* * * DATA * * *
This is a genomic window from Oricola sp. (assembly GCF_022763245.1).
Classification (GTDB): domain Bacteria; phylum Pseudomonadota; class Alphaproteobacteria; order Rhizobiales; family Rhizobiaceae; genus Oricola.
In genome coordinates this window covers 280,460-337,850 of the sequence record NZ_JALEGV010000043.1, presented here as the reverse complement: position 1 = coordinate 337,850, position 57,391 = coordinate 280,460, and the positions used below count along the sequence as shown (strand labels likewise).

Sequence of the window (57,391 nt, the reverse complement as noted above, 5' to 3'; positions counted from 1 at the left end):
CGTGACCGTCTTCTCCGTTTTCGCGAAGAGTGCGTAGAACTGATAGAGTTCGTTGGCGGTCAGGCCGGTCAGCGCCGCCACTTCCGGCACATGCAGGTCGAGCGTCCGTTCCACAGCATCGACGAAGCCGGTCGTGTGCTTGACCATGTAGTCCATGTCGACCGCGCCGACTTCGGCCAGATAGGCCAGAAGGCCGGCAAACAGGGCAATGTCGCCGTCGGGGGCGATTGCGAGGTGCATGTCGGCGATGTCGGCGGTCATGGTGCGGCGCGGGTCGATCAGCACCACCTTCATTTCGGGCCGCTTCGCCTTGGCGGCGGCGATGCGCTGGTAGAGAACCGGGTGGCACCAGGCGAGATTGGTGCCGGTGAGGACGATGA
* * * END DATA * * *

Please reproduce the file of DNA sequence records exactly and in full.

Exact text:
This is a genomic window from Oricola sp. (assembly GCF_022763245.1).
Classification (GTDB): domain Bacteria; phylum Pseudomonadota; class Alphaproteobacteria; order Rhizobiales; family Rhizobiaceae; genus Oricola.
In genome coordinates this window covers 280,460-337,850 of the sequence record NZ_JALEGV010000043.1, presented here as the reverse complement: position 1 = coordinate 337,850, position 57,391 = coordinate 280,460, and the positions used below count along the sequence as shown (strand labels likewise).

Sequence of the window (57,391 nt, the reverse complement as noted above, 5' to 3'; positions counted from 1 at the left end):
CGTGACCGTCTTCTCCGTTTTCGCGAAGAGTGCGTAGAACTGATAGAGTTCGTTGGCGGTCAGGCCGGTCAGCGCCGCCACTTCCGGCACATGCAGGTCGAGCGTCCGTTCCACAGCATCGACGAAGCCGGTCGTGTGCTTGACCATGTAGTCCATGTCGACCGCGCCGACTTCGGCCAGATAGGCCAGAAGGCCGGCAAACAGGGCAATGTCGCCGTCGGGGGCGATTGCGAGGTGCATGTCGGCGATGTCGGCGGTCATGGTGCGGCGCGGGTCGATCAGCACCACCTTCATTTCGGGCCGCTTCGCCTTGGCGGCGGCGATGCGCTGGTAGAGAACCGGGTGGCACCAGGCGAGATTGGTGCCGGTGAGGACGATGA